Staff Sgt. Robert Bales’ commanding officer once recommended him for a medal of valor after a major battle in Iraq.
Bales was named on Friday as the U.S. soldier who allegedly killed 16 Afghan civilians last Sunday. “I was shocked that it was him,” Maj. Brent Clemmer told NPR’s Martin Kaste. “I am still in shock about it.”
Clemmer was a captain in 2007 when he led Bales’ unit in a brutal but victorious fight to recover an Apache helicopter that had gone down south of Najaf. The Battle of Zarqa, as it was called, was considered both a military and a humanitarian success for the U.S. After the fight, Clemmer described Bale’s actions in combat, calling them “exceptionally valorous’:
NARRATIVE TO ACCOMPANY THE AWARD OF ARMY COMMENDATION MEDAL FOR VALOR TO SGT ROBERT BALES
SGT Robert Bales, United States Army, heroically distinguished himself by exceptionally valorous conduct in the face of the enemy in Iraq as a Fire Team Leader for 1st Squad, 1st Platoon Charger Company 2-3 IN Regt, Baghdad Iraq, from 28 Jan 07 to 29 Jan 07 during OPERATION IRAQI FREEDOM. Approximately 1400 on 28 Jan 07, SGT Bales was alerted that the company would be moving out to secure the site of a down apache helicopter. SGT Bales worked diligently to prepare his own fire team and to assist the platoon in preparations for movement. Upon arrival at the crash site SGT Bales deployed his team expertly while under intensive enemy fire to secure the northern flank of the crash site. SGT Bales worked all night long to assist his squad at digging in and searching for enemy personnel while in contact with a sizeable force. On the morning of 29 Jan 07 the platoon got online and began to sweep the objective area. while still under enemy fire SGT Bales with the assistance of his team move to the company CCP to establish security on the eastern flank. He then took his own initiative to establish an ECP and search all personnel entering into the area. SGT Bales assisted in the evacuation of critically wounded AIF and Iraqi civilians from the battlefield. His actions are in the finest traditions of military heroism and reflect great credit upon himself, the command and the United States Army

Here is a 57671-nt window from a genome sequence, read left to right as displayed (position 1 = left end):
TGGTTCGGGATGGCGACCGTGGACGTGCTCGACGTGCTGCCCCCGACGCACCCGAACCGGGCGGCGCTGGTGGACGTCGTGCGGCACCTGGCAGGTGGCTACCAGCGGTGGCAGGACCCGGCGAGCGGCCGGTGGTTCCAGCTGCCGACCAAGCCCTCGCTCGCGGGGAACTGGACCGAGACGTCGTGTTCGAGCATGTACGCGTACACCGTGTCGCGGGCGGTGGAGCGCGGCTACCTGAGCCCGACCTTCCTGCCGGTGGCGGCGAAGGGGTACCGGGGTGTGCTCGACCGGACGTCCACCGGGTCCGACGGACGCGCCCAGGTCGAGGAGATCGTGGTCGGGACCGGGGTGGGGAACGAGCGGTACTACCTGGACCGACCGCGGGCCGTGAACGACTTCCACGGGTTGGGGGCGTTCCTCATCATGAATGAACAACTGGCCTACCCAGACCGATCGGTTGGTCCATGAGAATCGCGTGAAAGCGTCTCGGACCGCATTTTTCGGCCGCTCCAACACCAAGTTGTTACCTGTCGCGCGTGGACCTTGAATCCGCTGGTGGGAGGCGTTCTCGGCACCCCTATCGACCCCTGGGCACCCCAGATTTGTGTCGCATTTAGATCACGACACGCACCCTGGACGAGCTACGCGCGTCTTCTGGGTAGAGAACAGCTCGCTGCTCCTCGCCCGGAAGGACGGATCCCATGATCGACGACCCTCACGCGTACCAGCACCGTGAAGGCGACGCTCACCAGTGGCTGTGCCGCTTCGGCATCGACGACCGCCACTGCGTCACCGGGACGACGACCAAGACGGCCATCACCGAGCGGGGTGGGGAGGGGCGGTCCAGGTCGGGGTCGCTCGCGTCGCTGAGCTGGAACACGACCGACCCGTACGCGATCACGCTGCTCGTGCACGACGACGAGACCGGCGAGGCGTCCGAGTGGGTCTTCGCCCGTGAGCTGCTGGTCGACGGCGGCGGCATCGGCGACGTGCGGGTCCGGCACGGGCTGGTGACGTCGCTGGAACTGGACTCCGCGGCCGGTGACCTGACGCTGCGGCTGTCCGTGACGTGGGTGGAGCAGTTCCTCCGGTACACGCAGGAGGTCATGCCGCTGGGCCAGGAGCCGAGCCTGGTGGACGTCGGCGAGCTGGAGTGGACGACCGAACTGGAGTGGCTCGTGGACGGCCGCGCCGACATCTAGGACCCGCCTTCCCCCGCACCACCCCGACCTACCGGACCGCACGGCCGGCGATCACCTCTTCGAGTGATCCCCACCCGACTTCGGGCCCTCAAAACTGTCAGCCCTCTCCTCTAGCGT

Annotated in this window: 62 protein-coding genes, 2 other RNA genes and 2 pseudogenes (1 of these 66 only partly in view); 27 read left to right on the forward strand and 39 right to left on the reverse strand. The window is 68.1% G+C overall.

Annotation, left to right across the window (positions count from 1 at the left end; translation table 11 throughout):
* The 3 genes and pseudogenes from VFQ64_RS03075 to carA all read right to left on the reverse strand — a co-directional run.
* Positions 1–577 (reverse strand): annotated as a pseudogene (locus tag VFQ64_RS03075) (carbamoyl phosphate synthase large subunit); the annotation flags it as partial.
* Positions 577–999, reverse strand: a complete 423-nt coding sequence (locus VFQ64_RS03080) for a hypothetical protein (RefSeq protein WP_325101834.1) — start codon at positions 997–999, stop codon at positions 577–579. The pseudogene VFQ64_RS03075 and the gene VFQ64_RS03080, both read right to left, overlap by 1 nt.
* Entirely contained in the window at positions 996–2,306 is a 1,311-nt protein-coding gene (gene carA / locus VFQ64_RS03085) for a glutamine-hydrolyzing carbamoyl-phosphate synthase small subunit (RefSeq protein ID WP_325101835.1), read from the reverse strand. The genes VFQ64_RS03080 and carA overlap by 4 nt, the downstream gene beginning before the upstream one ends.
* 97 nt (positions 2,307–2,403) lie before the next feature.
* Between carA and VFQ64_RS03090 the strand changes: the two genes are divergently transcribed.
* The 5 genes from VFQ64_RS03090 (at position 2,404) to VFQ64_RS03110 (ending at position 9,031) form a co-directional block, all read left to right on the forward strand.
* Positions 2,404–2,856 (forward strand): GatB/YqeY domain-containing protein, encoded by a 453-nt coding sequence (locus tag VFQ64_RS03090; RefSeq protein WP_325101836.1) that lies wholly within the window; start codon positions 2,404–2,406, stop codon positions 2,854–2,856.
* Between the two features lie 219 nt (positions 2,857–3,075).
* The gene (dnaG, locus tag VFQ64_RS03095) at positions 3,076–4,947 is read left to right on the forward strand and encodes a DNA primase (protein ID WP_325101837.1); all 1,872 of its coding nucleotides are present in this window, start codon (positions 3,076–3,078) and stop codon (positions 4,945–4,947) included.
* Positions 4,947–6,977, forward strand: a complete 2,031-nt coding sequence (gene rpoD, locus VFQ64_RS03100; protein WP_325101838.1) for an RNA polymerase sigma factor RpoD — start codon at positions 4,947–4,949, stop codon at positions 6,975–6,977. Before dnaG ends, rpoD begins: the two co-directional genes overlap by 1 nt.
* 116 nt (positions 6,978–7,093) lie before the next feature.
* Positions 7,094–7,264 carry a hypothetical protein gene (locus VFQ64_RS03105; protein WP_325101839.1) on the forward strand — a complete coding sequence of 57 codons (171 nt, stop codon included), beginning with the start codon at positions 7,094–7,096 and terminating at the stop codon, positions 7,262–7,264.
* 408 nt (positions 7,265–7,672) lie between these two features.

Clemmer himself received a Silver Star for his leadership in the Battle of Zarqa, though Bales did not receive the award Clemmer recommended. A 2009 recount of the fight from US Fed News (unavailable online) quotes Bales’ description of the day:
“I’ve never been more proud to be a part of this unit than that day,” Bales said now a member of 2-3 Inf. headquarters, “for the simple fact that we discriminated between the bad guys and the noncombatants and then afterward we ended up helping the people that three or four hours before were trying to kill us. I think that’s the real difference between being an American as opposed to being a bad guy, someone who puts his family in harm’s way like that.”
Bales is now in detention at Fort Leavenworth in Kansas, and like many who know him, Clemmer can’t explain why.
“Robert Bales was a positive person who always had a smile on his face,” Clemmer said. “He was one of those guys who was always positive.”
Clemmer, too, is quoted in that 2009 article:
“There is not an army in the world, in my opinion, that can go from taking pins out of grenades and throwing them over trenches to receiving wounded, treating the wounded and taking care of an enemy that we had killed throughout the night – treating enemy combatants with that humanity.”